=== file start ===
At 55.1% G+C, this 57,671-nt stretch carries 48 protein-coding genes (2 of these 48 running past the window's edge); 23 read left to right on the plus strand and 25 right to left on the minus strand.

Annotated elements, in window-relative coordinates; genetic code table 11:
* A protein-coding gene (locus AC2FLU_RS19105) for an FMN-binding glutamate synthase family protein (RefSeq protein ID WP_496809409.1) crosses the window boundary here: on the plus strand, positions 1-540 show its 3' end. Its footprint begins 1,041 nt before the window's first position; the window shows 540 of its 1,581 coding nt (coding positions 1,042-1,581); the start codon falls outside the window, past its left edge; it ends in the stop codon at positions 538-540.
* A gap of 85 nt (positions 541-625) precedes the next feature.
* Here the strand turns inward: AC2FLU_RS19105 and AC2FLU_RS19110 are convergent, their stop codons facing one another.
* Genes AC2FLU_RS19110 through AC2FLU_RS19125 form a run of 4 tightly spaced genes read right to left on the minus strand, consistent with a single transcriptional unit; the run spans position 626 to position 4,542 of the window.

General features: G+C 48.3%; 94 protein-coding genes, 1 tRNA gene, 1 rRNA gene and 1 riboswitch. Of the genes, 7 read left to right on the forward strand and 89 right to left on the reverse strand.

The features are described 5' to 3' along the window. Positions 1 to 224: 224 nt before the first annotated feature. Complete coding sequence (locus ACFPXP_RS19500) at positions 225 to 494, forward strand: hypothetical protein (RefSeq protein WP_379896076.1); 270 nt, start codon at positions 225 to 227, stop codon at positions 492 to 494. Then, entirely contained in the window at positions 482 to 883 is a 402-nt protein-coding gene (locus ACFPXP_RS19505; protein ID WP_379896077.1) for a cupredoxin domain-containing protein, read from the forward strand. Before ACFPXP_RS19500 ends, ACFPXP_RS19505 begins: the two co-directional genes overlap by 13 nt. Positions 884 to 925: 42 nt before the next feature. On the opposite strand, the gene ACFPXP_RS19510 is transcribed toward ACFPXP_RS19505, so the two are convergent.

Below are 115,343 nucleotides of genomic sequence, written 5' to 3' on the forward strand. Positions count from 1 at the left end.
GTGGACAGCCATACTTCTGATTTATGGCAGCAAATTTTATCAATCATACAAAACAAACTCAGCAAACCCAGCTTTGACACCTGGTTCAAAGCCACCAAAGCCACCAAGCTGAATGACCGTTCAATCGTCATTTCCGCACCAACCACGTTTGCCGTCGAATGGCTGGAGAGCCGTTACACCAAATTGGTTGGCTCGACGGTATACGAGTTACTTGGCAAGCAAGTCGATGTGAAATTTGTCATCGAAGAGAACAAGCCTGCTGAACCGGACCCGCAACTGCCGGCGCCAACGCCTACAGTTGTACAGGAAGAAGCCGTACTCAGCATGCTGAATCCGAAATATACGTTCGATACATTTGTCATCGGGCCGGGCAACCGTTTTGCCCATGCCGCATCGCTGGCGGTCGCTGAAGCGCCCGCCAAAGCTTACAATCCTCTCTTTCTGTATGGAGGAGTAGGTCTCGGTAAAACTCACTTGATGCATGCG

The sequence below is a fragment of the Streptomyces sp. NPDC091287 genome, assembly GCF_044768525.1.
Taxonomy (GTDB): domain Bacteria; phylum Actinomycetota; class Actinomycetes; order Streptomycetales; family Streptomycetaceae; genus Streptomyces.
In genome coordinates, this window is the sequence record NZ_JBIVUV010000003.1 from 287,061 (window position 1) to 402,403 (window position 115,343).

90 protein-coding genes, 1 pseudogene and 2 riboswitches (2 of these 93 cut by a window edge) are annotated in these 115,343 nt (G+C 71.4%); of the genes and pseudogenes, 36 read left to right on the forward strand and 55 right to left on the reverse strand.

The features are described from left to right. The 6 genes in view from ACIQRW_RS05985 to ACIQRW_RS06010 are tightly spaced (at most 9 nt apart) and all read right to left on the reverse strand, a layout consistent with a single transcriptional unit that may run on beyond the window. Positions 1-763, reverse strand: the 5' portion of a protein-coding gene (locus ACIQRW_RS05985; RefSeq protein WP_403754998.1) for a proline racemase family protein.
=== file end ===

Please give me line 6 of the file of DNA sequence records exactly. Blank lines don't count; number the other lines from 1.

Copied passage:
* Genes AC2FLU_RS19110 through AC2FLU_RS19125 form a run of 4 tightly spaced genes read right to left on the minus strand, consistent with a single transcriptional unit; the run spans position 626 to position 4,542 of the window.